Basically look at your OWN circumstances and do whatever is best for YOU. You as s a person, not always putting your dc first or your family etc... but what is actually working for you.
Don’t google stuff like that, mine have all enjoyed nursery, it just is what it is. You can’t win being a parent in many ways with such easy access to so many conflicting opinions! My bet is you’re doing a brilliant job.
My experience is that if someone was able to make my dcs nap, it was nursery
no idea how they were managing to have all the dcs sleep at the same time but they did. with both of mines.
My eldest didn’t go to nursery till ages 2.5 years old and I really wish I had put him much younger. He was with his granny or dad and not taken to toddlers etc much as neither were comfortable going and I worked full time so couldn’t take him. I think he struggled so much more socially when he started nursery and still does a bit because of this (he is 7 now).
I didn’t want my youngest to struggle socially so he started going to a amazing childminder at 8 months old who does loads with him and takes him to lots of toddlers groups etc. I also do the same on my days off. He is far more sociable than his big brother and does not struggle at all with other children as he is so used to them. His social skills according to the senior health visitor and a senior early years practitioner who did his 2 year check are well above average. I really believe this is partly because he was socialised much younger and learned to be comfortable with other kids. He can literally walk into any setting with other kids and play brilliantly.
I have also noticed in my dh family the kids who are cared for mainly by there granny and don’t get much access to other children there age struggle much more socially. This is not true in all cases of grandparents caring for kids but my MIL keeps the kids at home and doesn’t take them toddlers etc.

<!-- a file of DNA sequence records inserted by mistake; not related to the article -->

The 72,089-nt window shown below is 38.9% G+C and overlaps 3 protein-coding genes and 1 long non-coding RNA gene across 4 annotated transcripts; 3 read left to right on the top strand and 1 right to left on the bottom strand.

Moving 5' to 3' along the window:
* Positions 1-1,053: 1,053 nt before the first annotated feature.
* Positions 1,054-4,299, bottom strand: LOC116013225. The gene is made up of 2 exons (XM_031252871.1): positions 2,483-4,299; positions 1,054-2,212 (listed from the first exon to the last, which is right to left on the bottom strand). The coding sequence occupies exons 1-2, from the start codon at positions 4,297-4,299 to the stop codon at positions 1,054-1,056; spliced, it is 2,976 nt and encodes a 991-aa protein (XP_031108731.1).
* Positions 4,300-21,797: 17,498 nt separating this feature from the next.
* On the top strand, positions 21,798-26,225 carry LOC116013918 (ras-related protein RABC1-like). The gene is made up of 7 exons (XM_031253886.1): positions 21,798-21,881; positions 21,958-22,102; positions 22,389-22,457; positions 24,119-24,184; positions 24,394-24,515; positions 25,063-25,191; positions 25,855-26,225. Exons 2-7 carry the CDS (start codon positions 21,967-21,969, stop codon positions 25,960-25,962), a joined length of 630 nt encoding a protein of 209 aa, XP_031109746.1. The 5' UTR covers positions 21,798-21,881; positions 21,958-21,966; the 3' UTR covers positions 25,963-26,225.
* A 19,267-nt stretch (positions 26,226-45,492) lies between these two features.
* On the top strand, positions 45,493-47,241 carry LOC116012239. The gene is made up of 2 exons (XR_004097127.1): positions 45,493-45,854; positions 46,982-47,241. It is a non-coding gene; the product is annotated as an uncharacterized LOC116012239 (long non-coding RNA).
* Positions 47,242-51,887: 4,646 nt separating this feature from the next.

I would ignore the study a good nursery or childminder will do so much good for your child.
Some great responses on here. I totally agree that Stephen Biddulph should be roundly ignored. There are enough guilt inducing factors all around us all of the time as it is. Make your decisions for the right reasons, be at peace with those decisions and ignore everyone who is hell bent in making you feel you're doing the wrong thing.
I am in the USA and they are a ton of stressed out kids here, but I don't see any evidence that it's down to nursery. It seems to be much later - middle school and high school - where the intensity of the academic rat race for college can put them under extreme pressure.
The only person I know personally who started nursery very young (much younger than one) because her mom was a single parent in the 1980s was my nanny! She was extremely emotionally mature and very well adjusted, as well as physically beautiful. I lost her when she went to nursing school. I remember her telling me she met her best friend when they were in the "baby room" together i.e. since they were babies! Pure anecdote but she seems extremely well adjusted and married relatively young. Seems very happy.
Id say its all bollocks. I have 4 dc, all went to nursery full time from just under 1 until starting school. They are now sociable, well adjusted kids and teens who are proud of their wide circle of friends. They are the kind of kids who you can drop in anywhere, holidays, clubs, new schools, and they will make friends. I credit going to nursery for a large part of that.
Academic success is important but it is having friends and being popular that makes them happy as children and, especially, teenagers.
You can find evidence on the internet to support either view. The reason being that some children will do well in nursery, most will if the nursery is a good one. There will always be some that don't but it doesn't sound like this applies to your son. He sounds like a happy, confident and well adjusted child who will thrive by having a variety of environments to explore.
Kids do best when their parents are happy, loving and unstressed (including not having money worries)
I haven't done the research but - like Stephen Biddulph, are most of the 'experts' male?